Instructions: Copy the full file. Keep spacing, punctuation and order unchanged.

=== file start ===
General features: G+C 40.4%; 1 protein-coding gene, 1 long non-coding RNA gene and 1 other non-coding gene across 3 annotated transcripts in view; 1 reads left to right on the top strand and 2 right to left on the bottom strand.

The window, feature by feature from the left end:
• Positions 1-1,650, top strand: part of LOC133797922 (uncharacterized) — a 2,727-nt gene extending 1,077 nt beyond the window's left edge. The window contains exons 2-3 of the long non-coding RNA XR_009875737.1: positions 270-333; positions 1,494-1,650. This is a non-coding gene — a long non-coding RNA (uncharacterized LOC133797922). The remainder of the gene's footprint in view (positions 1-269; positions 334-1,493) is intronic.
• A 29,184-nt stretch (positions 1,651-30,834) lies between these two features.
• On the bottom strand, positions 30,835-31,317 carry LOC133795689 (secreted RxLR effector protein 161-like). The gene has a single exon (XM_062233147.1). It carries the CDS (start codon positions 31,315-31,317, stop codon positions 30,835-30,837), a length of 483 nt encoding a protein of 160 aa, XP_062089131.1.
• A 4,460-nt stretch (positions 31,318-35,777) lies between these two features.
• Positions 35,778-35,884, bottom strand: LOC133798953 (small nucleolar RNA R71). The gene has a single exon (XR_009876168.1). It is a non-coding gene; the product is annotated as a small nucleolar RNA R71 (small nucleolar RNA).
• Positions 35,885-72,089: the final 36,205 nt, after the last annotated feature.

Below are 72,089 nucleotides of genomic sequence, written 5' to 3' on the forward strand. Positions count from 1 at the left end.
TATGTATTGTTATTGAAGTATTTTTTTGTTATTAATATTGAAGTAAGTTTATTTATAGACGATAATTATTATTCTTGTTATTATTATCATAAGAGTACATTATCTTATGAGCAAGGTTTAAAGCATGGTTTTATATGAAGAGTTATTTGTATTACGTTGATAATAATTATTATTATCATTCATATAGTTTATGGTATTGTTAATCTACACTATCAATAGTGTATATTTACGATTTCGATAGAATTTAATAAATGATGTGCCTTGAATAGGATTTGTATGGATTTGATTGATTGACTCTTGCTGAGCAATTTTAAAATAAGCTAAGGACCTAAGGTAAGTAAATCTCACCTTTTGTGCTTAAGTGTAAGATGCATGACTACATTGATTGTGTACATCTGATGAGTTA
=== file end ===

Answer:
General features: G+C 40.4%; 1 protein-coding gene, 1 long non-coding RNA gene and 1 other non-coding gene across 3 annotated transcripts in view; 1 reads left to right on the top strand and 2 right to left on the bottom strand.

The window, feature by feature from the left end:
• Positions 1-1,650, top strand: part of LOC133797922 (uncharacterized) — a 2,727-nt gene extending 1,077 nt beyond the window's left edge. The window contains exons 2-3 of the long non-coding RNA XR_009875737.1: positions 270-333; positions 1,494-1,650. This is a non-coding gene — a long non-coding RNA (uncharacterized LOC133797922). The remainder of the gene's footprint in view (positions 1-269; positions 334-1,493) is intronic.
• A 29,184-nt stretch (positions 1,651-30,834) lies between these two features.
• On the bottom strand, positions 30,835-31,317 carry LOC133795689 (secreted RxLR effector protein 161-like). The gene has a single exon (XM_062233147.1). It carries the CDS (start codon positions 31,315-31,317, stop codon positions 30,835-30,837), a length of 483 nt encoding a protein of 160 aa, XP_062089131.1.
• A 4,460-nt stretch (positions 31,318-35,777) lies between these two features.
• Positions 35,778-35,884, bottom strand: LOC133798953 (small nucleolar RNA R71). The gene has a single exon (XR_009876168.1). It is a non-coding gene; the product is annotated as a small nucleolar RNA R71 (small nucleolar RNA).
• Positions 35,885-72,089: the final 36,205 nt, after the last annotated feature.

Below are 72,089 nucleotides of genomic sequence, written 5' to 3' on the forward strand. Positions count from 1 at the left end.
TATGTATTGTTATTGAAGTATTTTTTTGTTATTAATATTGAAGTAAGTTTATTTATAGACGATAATTATTATTCTTGTTATTATTATCATAAGAGTACATTATCTTATGAGCAAGGTTTAAAGCATGGTTTTATATGAAGAGTTATTTGTATTACGTTGATAATAATTATTATTATCATTCATATAGTTTATGGTATTGTTAATCTACACTATCAATAGTGTATATTTACGATTTCGATAGAATTTAATAAATGATGTGCCTTGAATAGGATTTGTATGGATTTGATTGATTGACTCTTGCTGAGCAATTTTAAAATAAGCTAAGGACCTAAGGTAAGTAAATCTCACCTTTTGTGCTTAAGTGTAAGATGCATGACTACATTGATTGTGTACATCTGATGAGTTA